Computers and Posters

By: Oliver Mulcahy
October 1st 2013

Simplicity through good design, or the ultimate sophisitcation.

If I could dream up a job right here and now, I would work for a company that does nothing but dream up the insane and perfect it. My favorite hobbies are computing and designing. Therefore, I chose to make this imaginary company produce computers and posters. Random? Yes. Fun? Even more so. Posters leave a striking impact on people and I love studying computers more than anything. Enjoy!

Producing Posters and Computers

Computers are costly. Let's say it cost a good $1000 to produce a single computer. Because of the rare materials inside the computer, the government only allows me to produce 900 a month. Posters are a little easier. A well produced poster will cost the company $90. However, we only use the finest ink and paper. The government again restricts the production of our posters to 2000 a month.

Because the goal is profit, I will sell the computers for $1,500. As for the posters, people already expect something great for cheap, and people do not think $90 is cheap. Therefore, I will have limited profit and sell posters for $100.

In total, my profits will be $500 per computer sold and $10 per poster sold.


C = # of computers per month

P = # of posters per month


C ≤ 900 (Computers must be less than 900)

P ≤ 2000 (Posters must be less than 2000)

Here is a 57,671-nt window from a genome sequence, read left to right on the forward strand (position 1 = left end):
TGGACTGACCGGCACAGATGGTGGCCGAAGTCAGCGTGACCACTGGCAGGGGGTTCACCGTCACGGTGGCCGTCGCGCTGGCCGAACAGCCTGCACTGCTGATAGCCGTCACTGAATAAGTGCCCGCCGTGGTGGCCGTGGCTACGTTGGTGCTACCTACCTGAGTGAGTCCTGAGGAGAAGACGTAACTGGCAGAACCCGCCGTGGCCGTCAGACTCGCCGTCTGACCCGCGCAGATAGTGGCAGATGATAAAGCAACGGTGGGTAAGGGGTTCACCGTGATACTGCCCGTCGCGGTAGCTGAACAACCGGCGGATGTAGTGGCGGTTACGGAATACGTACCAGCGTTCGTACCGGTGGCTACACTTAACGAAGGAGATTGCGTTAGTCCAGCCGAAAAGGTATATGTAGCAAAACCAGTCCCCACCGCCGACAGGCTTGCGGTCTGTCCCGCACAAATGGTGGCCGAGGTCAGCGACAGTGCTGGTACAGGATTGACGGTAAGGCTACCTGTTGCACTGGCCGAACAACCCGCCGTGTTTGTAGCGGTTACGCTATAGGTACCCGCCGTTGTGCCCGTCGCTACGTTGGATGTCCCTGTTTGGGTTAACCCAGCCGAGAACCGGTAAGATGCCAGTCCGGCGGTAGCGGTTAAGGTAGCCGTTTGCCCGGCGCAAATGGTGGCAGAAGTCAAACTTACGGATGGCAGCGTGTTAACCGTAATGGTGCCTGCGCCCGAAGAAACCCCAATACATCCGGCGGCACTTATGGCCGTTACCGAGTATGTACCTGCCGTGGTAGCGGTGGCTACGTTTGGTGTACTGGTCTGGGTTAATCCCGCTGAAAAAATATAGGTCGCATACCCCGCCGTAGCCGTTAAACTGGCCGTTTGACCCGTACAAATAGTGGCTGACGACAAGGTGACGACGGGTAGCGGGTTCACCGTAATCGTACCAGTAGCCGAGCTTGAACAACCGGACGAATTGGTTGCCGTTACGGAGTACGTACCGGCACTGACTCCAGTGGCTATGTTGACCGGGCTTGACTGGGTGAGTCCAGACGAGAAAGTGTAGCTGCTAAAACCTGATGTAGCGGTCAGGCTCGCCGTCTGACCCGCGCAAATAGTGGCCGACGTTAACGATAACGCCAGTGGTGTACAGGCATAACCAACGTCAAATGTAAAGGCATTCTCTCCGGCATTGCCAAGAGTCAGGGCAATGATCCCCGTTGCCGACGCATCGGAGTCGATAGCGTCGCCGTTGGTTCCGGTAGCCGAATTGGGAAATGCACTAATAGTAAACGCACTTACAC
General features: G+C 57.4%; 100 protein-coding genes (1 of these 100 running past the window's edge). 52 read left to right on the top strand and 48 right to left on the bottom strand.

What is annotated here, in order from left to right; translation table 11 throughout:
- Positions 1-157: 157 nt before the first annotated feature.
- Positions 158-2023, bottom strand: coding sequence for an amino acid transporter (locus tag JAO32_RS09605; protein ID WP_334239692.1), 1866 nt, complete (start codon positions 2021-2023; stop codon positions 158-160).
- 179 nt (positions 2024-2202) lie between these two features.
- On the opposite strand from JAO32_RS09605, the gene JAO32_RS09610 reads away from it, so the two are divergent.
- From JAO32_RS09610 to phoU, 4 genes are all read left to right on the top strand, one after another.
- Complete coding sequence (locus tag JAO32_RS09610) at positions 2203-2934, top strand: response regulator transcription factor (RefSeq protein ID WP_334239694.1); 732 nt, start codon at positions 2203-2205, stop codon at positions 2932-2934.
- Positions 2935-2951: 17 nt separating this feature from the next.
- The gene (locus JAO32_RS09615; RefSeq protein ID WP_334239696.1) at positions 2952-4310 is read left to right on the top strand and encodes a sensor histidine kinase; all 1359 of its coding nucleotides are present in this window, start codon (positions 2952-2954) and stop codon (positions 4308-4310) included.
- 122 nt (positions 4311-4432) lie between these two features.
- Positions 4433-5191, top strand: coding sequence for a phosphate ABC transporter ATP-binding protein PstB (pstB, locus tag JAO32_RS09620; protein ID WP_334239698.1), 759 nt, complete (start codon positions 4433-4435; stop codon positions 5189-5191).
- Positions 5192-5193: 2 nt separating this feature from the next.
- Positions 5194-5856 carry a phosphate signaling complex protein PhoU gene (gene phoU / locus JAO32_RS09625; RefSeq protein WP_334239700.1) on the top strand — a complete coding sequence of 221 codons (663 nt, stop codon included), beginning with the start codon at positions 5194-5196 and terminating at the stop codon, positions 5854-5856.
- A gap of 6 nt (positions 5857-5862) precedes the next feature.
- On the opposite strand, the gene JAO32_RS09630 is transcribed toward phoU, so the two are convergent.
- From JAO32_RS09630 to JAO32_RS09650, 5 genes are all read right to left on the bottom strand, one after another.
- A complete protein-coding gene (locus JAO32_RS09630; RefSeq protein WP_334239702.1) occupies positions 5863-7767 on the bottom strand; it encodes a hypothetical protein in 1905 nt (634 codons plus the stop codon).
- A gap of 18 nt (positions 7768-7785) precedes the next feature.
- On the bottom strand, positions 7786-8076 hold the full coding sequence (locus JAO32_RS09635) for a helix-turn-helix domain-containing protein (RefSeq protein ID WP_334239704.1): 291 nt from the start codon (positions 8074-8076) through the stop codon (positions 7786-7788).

1000c + 100p ≤ 10,000 (We have a budget of $10,000)


500c + 10p


This is my graph overview. The green is the equation P ≤ 2000. The amount of posters must be below this. In the pink is the equation C ≤ 900. The amount of computers must be less than 900. And in the blue is the equation 1000c + 100p ≤ 10,000. The vertices in this graph are not very good. However, even if it's very slight, the blue does make accurate vertices. The next graph will show this zoomed much closer.

The vertices are much more visible here. 2 sets of vertices appear: 10 computers and 0 posters (10,0) or 0 computers and 100 posters (0,100). These are my two possible solutions. Usually, there is a third set of vertices but because the blue line is so incredibly thin compared to my other restricitons this is not possible.


Profit equation: 500c + 10p

Set 1: 500(10) + 10(0) = $5000

Set 2: 500(0) + 10(100) = $1000

Because I want the most profit, producing 10 computers and no posters is the most profitable system that respects all restrictions. If I were to do this again, I would decrease the money limit, and change the values of the posters or computers to make a much more realistic goal.

- Oliver Mulcahy

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